Chicken Stock-The Easy Way
Save Money with Healthier Eating and Less Waste
Chicken stock, (also known as white stock), is the foundation for many recipes. If you enjoy cooking and healthy eating, it's best to make this useful ingredient in your own kitchen. The commercial brands are okay to use if you're in a hurry but they usually contain too much sodium, as well as other ingredients that aren't conducive to good health. This recipe is tasty, easy and has ingredients which you may already have available in your kitchen. You'll not only save money with this method, you'll also be able to use any chicken parts that you may have thrown out because you felt they were useless.
Kitchen Tools & Equipment
In order to complete this recipe successfully, it's best to use the following kitchen tools and equipment:
- 10-20 quart stockpot
- chef's knife
- cutting board
- cheesecloth (optional)
- food-safe storage containers (glass or plastic)
This recipe is formulated for a 10-quart stockpot, so if you're using a pot on the larger end of the scale (18-20 quarts), you'll want to double your recipe. It's best to use glass storage containers for refrigerator storage--your stock will last longer and will not absorb refrigerator odors. Use plastic storage containers for freezing your stock.
The following ingredients are needed for this recipe:
- 4-5 pounds of chicken parts (necks, backs, wingtips, raw bones)
- 1 medium onion (white or yellow), large dice
- 2 carrots (medium), large dice
- 2 celery ribs, large dice
- 1/4-1/2 cup of fresh parsley (leaves and stems), roughly chopped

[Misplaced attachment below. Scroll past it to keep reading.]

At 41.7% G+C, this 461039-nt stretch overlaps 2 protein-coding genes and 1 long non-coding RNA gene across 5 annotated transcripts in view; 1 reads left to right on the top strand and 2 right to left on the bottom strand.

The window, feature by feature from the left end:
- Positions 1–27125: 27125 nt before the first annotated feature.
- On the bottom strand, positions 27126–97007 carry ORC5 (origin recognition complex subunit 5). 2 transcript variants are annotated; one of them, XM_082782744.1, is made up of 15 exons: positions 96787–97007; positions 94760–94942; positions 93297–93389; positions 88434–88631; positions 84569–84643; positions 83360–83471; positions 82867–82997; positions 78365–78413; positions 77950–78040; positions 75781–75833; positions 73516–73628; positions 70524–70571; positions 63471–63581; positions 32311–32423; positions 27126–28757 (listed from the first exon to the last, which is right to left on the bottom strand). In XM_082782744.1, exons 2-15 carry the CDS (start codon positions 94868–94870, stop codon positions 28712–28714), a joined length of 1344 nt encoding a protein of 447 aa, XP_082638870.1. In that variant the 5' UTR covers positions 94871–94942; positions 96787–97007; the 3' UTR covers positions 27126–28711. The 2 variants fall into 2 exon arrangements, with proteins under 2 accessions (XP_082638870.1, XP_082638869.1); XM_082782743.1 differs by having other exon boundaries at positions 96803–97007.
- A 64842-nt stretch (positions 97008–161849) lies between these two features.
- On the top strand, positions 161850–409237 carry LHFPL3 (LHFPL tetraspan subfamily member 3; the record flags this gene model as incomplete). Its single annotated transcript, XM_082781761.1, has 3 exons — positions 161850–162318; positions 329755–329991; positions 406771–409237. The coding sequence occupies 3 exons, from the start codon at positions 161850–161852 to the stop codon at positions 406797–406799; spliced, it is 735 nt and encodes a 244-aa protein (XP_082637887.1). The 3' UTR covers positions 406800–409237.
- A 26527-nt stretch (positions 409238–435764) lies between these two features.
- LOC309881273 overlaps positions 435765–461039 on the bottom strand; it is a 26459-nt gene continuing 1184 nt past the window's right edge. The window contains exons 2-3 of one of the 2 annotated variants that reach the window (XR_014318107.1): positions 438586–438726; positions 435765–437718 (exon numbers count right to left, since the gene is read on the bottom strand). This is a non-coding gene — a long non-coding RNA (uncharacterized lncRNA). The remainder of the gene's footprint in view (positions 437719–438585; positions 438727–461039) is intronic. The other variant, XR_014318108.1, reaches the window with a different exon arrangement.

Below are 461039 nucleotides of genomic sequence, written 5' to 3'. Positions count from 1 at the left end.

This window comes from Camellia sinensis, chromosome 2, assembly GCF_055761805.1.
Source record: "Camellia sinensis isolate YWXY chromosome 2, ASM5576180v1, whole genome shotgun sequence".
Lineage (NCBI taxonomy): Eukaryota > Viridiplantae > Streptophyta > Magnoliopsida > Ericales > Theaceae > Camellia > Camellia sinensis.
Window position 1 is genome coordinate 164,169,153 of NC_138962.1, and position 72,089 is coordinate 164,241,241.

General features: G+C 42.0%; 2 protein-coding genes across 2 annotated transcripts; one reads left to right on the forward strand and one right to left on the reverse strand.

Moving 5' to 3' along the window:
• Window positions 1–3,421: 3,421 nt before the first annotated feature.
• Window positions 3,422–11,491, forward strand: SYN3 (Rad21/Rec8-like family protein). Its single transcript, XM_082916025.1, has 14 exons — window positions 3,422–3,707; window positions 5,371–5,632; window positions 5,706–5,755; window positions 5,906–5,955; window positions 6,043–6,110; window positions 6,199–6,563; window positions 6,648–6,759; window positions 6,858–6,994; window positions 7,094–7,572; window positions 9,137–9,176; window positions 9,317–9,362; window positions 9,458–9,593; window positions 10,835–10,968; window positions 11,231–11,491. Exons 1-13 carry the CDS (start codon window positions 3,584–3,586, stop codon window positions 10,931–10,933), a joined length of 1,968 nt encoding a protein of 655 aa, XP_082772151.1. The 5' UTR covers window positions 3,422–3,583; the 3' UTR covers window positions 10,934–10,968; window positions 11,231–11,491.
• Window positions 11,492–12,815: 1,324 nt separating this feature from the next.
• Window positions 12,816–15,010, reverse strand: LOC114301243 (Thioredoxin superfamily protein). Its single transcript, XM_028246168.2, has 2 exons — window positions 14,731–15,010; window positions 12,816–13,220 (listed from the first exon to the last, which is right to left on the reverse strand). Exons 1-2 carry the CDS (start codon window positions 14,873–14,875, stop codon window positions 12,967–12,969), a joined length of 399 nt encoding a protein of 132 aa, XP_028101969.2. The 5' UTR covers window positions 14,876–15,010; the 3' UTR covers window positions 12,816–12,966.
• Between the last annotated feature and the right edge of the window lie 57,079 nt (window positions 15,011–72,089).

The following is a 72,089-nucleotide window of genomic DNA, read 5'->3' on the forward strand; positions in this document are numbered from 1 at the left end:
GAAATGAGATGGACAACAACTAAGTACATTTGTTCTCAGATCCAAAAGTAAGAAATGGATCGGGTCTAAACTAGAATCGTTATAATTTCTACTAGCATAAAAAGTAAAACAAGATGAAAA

- 1 bay leaf
- 1/2 teaspoon of black peppercorn
It's more economical to buy whole chickens and fabricate the carcasses at home. If this is one of your kitchen practices, save the unused portions of the chicken (backs, necks, wingtips). Keep them in your freezer until needed. The rule of thumb for the vegetable mix, (also known as "mirepoix"), is 50% onions, 25% carrots and 25% celery ribs. You may use more or less of each vegetable but always go easy on the celery because it's stong flavor can overwhelm your stock if you're not careful. The herbs and spices may be placed directly into your stock or you can make a sachet with cheesecloth to hold them in place.
- Place chicken parts, vegetables, herbs and spices in stockpot.
- Fill stockpot with cold water until the water is about 2" (or less) from the top.
- Simmer stock for 1-3 hours.
- Do not stir.
- Periodically skim the foam and fat from the top of the stock.
- Strain stock into storage containers. (Use cheesecloth in strainer for "cleaner" stock, if desired.)
- Cool and store in refrigerator or freeze for later use.
There are two rules for this recipe which must never be broken: 1. Always start your stock with cold water, and 2. Never stir your stock! If you stir your stock, you mix the impurities into it. You want the impurities to rise to the top and sink to the bottom so you can dispose of them easily and keep your stock pure and clean. Note: You may use a whole chicken or chickens to make your stock. If you choose to do this then you must reduce the cooking time to 1-1 1/2 hours, especially if you plan to use the meat in other dishes.
That's all you need to do in order to make healthy chicken stock. You can use the stock for soups, stews and for poaching meats. You may also use it in place of water to cook pasta, rice or vegetables. This versatile element will add flavor and nutrients to your dishes without a lot of extra fat and calories. It's a good idea to get into the habit of making chicken stock at least once every week or two. It's a "no-fuss" recipe that you can make anytime for pennies a serving and it's much healthier than the salt and fat laden cans of commercial chicken stock.